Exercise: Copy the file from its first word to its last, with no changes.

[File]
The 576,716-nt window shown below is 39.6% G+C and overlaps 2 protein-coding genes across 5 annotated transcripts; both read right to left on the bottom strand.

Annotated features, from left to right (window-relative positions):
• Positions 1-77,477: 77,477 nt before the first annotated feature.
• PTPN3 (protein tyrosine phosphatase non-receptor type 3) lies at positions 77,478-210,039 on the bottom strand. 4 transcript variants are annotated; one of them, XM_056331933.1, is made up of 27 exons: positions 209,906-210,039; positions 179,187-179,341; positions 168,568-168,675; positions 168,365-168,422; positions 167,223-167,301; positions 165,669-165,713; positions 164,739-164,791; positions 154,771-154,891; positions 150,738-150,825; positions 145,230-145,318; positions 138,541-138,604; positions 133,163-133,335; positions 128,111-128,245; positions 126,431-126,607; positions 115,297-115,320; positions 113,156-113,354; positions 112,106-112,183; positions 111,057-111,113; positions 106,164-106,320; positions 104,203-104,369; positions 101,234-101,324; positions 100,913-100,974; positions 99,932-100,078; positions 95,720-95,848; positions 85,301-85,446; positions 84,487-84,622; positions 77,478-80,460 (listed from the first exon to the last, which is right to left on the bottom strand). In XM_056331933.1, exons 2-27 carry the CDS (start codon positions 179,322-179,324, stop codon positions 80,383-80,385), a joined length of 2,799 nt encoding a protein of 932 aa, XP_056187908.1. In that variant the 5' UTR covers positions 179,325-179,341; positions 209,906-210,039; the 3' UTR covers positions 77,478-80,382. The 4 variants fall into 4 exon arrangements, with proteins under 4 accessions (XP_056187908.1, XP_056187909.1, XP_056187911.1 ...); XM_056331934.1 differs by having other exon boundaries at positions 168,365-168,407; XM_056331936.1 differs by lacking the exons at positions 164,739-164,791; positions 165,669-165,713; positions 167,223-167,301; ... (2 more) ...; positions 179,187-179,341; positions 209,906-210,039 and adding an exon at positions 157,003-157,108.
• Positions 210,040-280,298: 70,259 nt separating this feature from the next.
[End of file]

The 576,716-nt window shown below is 39.6% G+C and overlaps 2 protein-coding genes across 5 annotated transcripts; both read right to left on the bottom strand.

Annotated features, from left to right (window-relative positions):
• Positions 1-77,477: 77,477 nt before the first annotated feature.
• PTPN3 (protein tyrosine phosphatase non-receptor type 3) lies at positions 77,478-210,039 on the bottom strand. 4 transcript variants are annotated; one of them, XM_056331933.1, is made up of 27 exons: positions 209,906-210,039; positions 179,187-179,341; positions 168,568-168,675; positions 168,365-168,422; positions 167,223-167,301; positions 165,669-165,713; positions 164,739-164,791; positions 154,771-154,891; positions 150,738-150,825; positions 145,230-145,318; positions 138,541-138,604; positions 133,163-133,335; positions 128,111-128,245; positions 126,431-126,607; positions 115,297-115,320; positions 113,156-113,354; positions 112,106-112,183; positions 111,057-111,113; positions 106,164-106,320; positions 104,203-104,369; positions 101,234-101,324; positions 100,913-100,974; positions 99,932-100,078; positions 95,720-95,848; positions 85,301-85,446; positions 84,487-84,622; positions 77,478-80,460 (listed from the first exon to the last, which is right to left on the bottom strand). In XM_056331933.1, exons 2-27 carry the CDS (start codon positions 179,322-179,324, stop codon positions 80,383-80,385), a joined length of 2,799 nt encoding a protein of 932 aa, XP_056187908.1. In that variant the 5' UTR covers positions 179,325-179,341; positions 209,906-210,039; the 3' UTR covers positions 77,478-80,382. The 4 variants fall into 4 exon arrangements, with proteins under 4 accessions (XP_056187908.1, XP_056187909.1, XP_056187911.1 ...); XM_056331934.1 differs by having other exon boundaries at positions 168,365-168,407; XM_056331936.1 differs by lacking the exons at positions 164,739-164,791; positions 165,669-165,713; positions 167,223-167,301; ... (2 more) ...; positions 179,187-179,341; positions 209,906-210,039 and adding an exon at positions 157,003-157,108.
• Positions 210,040-280,298: 70,259 nt separating this feature from the next.